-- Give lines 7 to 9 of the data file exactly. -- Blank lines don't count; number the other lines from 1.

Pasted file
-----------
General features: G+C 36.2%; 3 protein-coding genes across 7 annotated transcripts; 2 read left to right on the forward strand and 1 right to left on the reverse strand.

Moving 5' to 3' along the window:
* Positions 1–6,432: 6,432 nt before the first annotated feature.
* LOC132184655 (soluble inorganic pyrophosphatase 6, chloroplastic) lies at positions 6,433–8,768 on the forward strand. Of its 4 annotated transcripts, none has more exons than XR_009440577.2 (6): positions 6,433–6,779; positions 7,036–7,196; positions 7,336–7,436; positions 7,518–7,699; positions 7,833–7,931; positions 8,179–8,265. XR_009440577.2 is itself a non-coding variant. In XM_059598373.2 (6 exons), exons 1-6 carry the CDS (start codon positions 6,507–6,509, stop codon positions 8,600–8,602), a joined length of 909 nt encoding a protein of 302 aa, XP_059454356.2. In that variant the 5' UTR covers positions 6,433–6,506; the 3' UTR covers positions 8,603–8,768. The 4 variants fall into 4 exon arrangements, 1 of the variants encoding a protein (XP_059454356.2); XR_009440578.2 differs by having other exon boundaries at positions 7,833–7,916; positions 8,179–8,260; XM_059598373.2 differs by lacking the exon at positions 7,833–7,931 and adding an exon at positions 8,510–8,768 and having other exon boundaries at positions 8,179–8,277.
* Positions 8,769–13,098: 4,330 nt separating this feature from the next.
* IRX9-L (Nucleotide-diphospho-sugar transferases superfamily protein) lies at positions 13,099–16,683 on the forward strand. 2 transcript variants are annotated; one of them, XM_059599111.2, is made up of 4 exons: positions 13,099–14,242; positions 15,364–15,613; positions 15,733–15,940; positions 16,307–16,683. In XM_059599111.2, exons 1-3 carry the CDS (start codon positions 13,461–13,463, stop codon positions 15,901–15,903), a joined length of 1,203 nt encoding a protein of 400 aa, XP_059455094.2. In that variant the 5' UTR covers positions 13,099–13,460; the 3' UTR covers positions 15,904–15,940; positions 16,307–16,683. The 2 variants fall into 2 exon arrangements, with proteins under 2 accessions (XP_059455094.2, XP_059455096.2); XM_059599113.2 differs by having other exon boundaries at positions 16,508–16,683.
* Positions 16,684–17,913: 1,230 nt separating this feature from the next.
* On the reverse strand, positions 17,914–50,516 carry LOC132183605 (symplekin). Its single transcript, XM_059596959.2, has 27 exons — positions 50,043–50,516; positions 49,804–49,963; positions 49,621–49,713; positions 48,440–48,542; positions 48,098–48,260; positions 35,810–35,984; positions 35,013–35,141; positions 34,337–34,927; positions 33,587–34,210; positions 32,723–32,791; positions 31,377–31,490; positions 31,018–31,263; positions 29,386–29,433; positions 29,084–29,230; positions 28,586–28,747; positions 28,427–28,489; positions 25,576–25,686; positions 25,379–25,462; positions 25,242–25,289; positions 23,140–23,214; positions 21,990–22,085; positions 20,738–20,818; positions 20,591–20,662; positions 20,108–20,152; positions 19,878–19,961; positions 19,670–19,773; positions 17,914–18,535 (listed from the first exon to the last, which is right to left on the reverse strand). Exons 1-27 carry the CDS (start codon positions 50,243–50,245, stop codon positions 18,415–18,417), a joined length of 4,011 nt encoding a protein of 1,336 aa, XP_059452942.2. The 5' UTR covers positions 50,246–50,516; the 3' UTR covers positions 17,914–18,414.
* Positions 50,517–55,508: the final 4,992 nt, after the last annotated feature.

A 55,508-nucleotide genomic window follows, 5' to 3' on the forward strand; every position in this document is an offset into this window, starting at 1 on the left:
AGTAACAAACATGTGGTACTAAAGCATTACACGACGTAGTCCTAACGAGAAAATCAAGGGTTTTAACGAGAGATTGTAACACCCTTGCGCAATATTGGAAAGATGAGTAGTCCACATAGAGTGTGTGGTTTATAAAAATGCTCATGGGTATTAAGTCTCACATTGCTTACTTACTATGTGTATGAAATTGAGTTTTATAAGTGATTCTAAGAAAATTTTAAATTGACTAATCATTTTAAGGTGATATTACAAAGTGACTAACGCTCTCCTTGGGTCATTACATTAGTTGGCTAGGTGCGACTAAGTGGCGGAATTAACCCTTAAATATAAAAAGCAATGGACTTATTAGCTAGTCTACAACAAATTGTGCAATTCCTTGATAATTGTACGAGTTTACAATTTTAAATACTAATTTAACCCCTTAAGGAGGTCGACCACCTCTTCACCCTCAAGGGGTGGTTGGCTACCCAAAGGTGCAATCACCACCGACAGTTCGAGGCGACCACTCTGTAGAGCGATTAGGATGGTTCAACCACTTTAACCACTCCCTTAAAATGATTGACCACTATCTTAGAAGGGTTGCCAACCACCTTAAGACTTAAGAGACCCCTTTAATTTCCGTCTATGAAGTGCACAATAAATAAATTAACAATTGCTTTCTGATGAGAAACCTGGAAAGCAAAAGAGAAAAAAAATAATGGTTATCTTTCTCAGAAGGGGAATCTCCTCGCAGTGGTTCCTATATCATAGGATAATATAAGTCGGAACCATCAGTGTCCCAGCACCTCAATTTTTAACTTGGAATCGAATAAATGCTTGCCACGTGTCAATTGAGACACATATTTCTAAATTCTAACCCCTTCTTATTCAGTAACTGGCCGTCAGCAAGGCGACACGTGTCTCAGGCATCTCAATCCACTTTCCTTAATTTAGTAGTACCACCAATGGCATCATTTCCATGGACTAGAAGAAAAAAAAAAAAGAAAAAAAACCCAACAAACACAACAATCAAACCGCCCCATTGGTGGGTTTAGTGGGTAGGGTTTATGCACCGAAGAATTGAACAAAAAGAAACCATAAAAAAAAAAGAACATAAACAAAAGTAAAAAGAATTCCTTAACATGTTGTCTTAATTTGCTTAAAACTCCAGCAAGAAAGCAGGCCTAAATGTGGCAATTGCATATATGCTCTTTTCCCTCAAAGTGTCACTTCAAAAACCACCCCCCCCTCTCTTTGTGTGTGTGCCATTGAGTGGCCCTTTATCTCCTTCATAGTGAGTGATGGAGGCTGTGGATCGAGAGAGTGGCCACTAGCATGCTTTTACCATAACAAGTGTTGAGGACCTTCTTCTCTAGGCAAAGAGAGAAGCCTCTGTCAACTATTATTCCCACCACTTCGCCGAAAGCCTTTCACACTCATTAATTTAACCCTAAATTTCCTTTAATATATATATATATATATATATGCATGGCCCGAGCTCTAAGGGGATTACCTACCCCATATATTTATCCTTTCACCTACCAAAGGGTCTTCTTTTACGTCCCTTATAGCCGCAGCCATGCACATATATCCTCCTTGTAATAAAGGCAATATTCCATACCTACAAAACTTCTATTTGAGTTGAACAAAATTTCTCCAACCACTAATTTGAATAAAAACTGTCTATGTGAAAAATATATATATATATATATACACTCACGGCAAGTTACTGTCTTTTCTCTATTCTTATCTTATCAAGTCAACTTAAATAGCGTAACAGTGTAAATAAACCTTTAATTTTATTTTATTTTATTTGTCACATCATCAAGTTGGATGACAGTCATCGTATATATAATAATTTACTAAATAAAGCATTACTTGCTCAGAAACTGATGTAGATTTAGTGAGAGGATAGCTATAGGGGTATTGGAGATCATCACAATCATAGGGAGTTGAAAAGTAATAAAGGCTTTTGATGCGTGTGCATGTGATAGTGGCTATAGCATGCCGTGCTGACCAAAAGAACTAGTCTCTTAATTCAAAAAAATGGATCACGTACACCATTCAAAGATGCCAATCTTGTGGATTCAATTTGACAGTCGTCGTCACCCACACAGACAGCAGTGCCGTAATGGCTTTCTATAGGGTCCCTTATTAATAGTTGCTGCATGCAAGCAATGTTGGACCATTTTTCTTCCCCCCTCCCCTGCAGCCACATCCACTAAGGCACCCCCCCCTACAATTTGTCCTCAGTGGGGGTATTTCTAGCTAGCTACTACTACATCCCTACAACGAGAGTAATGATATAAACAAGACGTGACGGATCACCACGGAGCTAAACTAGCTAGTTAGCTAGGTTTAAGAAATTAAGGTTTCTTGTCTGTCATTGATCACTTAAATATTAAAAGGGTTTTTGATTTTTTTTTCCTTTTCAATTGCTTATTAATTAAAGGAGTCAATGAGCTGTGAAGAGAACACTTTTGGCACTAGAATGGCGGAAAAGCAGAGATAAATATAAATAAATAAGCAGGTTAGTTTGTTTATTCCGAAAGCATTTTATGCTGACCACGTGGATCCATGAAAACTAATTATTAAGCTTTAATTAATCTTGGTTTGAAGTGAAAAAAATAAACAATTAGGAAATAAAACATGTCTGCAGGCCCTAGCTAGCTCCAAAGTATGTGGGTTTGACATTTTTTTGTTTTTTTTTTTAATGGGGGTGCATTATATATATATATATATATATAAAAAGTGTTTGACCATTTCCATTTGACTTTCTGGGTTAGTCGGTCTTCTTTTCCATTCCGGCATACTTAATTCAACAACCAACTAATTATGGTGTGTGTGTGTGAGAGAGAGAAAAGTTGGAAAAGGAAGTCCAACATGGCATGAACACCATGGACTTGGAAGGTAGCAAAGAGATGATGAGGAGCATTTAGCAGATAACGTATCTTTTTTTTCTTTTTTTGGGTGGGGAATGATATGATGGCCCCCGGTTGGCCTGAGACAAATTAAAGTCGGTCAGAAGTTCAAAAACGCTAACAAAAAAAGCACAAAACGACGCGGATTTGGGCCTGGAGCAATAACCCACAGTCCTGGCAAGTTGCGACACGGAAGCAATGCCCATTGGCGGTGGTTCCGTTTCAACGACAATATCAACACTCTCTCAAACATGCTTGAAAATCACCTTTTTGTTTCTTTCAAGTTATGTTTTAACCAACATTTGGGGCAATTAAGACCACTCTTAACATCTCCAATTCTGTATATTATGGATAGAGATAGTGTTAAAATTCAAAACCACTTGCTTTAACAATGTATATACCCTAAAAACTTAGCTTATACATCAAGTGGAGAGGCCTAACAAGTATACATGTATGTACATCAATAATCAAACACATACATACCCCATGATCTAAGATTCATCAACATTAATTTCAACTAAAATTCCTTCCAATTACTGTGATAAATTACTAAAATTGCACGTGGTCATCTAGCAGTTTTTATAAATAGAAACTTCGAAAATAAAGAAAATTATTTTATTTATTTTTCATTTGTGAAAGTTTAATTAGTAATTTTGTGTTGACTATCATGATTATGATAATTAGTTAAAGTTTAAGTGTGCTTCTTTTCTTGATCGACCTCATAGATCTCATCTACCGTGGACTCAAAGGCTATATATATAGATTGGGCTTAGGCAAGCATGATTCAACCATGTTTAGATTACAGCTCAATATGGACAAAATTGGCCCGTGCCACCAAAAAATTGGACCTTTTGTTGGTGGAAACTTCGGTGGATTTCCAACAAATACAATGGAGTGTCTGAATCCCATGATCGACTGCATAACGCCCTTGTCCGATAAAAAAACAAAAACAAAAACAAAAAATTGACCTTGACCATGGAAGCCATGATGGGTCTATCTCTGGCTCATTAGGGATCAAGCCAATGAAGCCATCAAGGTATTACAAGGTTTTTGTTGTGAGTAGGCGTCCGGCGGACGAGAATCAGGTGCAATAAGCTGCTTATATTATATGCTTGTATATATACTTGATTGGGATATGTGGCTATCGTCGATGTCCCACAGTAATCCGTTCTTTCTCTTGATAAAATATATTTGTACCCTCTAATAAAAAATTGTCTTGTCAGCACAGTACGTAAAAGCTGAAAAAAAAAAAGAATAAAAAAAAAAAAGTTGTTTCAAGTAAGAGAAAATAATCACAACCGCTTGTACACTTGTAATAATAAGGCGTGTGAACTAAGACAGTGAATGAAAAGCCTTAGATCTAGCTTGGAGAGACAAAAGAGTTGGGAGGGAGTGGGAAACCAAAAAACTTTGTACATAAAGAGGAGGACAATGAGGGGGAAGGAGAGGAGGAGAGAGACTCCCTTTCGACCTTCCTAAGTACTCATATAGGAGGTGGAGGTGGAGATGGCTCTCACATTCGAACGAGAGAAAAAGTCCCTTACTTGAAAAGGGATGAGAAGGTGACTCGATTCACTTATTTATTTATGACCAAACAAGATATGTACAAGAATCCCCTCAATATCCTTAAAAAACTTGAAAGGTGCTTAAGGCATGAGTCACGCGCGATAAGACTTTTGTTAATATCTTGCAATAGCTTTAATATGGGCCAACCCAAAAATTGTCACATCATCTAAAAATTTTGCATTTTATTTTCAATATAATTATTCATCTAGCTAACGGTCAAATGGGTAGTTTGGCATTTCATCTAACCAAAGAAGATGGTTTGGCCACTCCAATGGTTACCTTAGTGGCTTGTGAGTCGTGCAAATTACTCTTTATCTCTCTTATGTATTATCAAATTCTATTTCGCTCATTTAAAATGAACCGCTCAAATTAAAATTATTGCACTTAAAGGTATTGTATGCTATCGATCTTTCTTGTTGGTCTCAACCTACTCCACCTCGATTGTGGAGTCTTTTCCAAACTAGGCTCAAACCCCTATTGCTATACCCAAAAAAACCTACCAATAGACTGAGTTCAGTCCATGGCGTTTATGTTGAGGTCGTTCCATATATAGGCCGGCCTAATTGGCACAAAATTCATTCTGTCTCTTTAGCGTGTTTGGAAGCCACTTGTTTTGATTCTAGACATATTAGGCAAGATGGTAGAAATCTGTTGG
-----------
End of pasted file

* Positions 16,684–17,913: 1,230 nt separating this feature from the next.
* On the reverse strand, positions 17,914–50,516 carry LOC132183605 (symplekin). Its single transcript, XM_059596959.2, has 27 exons — positions 50,043–50,516; positions 49,804–49,963; positions 49,621–49,713; positions 48,440–48,542; positions 48,098–48,260; positions 35,810–35,984; positions 35,013–35,141; positions 34,337–34,927; positions 33,587–34,210; positions 32,723–32,791; positions 31,377–31,490; positions 31,018–31,263; positions 29,386–29,433; positions 29,084–29,230; positions 28,586–28,747; positions 28,427–28,489; positions 25,576–25,686; positions 25,379–25,462; positions 25,242–25,289; positions 23,140–23,214; positions 21,990–22,085; positions 20,738–20,818; positions 20,591–20,662; positions 20,108–20,152; positions 19,878–19,961; positions 19,670–19,773; positions 17,914–18,535 (listed from the first exon to the last, which is right to left on the reverse strand). Exons 1-27 carry the CDS (start codon positions 50,243–50,245, stop codon positions 18,415–18,417), a joined length of 4,011 nt encoding a protein of 1,336 aa, XP_059452942.2. The 5' UTR covers positions 50,246–50,516; the 3' UTR covers positions 17,914–18,414.
* Positions 50,517–55,508: the final 4,992 nt, after the last annotated feature.